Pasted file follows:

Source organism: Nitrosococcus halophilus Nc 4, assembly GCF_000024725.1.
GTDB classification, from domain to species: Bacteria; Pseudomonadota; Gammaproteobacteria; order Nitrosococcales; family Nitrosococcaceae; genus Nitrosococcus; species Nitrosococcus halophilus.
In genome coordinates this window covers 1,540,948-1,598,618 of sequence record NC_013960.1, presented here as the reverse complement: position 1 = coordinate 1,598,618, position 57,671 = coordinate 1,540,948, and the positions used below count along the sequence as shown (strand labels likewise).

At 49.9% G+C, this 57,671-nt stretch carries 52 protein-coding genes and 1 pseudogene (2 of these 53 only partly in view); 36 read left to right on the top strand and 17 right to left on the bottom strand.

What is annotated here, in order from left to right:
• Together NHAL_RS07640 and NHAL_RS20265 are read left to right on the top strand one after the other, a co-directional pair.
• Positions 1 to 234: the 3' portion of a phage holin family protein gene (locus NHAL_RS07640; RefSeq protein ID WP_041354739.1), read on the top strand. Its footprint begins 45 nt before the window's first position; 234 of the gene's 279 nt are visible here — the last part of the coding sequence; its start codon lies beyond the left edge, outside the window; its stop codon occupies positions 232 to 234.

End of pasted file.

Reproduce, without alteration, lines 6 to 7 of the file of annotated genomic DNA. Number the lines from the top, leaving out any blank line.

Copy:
• Together NHAL_RS07640 and NHAL_RS20265 are read left to right on the top strand one after the other, a co-directional pair.
• Positions 1 to 234: the 3' portion of a phage holin family protein gene (locus NHAL_RS07640; RefSeq protein ID WP_041354739.1), read on the top strand. Its footprint begins 45 nt before the window's first position; 234 of the gene's 279 nt are visible here — the last part of the coding sequence; its start codon lies beyond the left edge, outside the window; its stop codon occupies positions 232 to 234.